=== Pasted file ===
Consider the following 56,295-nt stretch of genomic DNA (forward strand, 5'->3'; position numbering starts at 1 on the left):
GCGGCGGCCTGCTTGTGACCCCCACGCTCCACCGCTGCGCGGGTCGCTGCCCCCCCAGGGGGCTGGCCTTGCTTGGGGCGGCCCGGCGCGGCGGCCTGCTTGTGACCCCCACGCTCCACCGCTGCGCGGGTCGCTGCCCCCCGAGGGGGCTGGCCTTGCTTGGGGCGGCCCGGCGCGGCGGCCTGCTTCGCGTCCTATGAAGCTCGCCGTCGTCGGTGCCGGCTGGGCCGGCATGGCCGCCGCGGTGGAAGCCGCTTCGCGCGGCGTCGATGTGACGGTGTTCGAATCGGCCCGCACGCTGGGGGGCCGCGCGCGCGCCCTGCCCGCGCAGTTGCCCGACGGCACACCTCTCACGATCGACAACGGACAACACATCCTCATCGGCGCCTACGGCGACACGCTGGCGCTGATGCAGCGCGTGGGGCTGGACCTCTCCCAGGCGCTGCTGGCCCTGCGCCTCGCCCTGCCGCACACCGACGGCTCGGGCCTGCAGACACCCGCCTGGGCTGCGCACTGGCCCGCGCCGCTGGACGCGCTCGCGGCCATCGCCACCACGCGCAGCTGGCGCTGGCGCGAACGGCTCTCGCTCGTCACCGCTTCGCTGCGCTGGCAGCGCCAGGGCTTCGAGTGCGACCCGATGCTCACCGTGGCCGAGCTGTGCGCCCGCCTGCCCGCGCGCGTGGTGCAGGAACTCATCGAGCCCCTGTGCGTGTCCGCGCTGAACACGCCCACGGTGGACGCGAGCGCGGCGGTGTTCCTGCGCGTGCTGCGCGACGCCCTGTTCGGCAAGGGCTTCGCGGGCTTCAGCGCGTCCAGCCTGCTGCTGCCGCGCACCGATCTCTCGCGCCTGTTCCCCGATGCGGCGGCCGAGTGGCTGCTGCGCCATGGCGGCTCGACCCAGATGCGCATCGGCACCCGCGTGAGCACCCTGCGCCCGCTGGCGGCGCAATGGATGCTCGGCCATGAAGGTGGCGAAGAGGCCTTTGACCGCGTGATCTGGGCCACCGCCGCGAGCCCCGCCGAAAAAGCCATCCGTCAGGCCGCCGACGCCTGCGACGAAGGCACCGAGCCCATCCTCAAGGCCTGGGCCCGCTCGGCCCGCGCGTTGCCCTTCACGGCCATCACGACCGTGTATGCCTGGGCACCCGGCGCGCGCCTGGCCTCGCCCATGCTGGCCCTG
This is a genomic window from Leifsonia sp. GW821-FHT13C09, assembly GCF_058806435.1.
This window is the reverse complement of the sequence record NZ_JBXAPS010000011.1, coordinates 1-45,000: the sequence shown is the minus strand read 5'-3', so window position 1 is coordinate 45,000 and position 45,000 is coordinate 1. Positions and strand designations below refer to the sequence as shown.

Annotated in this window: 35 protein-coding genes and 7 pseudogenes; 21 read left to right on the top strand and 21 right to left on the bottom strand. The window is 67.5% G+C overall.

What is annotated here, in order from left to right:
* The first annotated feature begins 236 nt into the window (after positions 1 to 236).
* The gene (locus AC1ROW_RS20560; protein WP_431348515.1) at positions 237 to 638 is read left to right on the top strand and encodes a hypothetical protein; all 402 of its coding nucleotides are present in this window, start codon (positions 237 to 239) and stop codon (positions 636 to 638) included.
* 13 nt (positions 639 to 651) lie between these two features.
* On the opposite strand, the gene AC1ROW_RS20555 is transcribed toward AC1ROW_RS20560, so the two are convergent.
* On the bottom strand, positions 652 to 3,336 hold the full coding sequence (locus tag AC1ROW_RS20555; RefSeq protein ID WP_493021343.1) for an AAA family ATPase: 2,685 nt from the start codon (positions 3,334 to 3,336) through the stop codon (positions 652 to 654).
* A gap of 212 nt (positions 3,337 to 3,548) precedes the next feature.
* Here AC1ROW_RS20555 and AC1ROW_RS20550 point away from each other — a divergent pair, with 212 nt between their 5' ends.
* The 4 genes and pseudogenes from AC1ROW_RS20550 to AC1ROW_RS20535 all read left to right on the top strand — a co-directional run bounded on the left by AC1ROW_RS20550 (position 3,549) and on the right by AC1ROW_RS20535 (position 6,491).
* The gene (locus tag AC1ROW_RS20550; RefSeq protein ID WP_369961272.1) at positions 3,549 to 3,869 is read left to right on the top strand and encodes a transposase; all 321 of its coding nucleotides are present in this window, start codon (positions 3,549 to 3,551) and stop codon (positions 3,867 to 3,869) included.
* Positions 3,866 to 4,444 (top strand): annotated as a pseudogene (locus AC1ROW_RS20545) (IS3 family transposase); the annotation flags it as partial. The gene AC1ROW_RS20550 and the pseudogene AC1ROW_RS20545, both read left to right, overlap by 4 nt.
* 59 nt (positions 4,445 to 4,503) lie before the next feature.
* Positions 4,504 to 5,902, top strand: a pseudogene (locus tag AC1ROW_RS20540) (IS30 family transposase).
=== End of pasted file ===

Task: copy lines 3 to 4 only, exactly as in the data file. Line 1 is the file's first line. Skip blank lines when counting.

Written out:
This is a genomic window from Leifsonia sp. GW821-FHT13C09, assembly GCF_058806435.1.
This window is the reverse complement of the sequence record NZ_JBXAPS010000011.1, coordinates 1-45,000: the sequence shown is the minus strand read 5'-3', so window position 1 is coordinate 45,000 and position 45,000 is coordinate 1. Positions and strand designations below refer to the sequence as shown.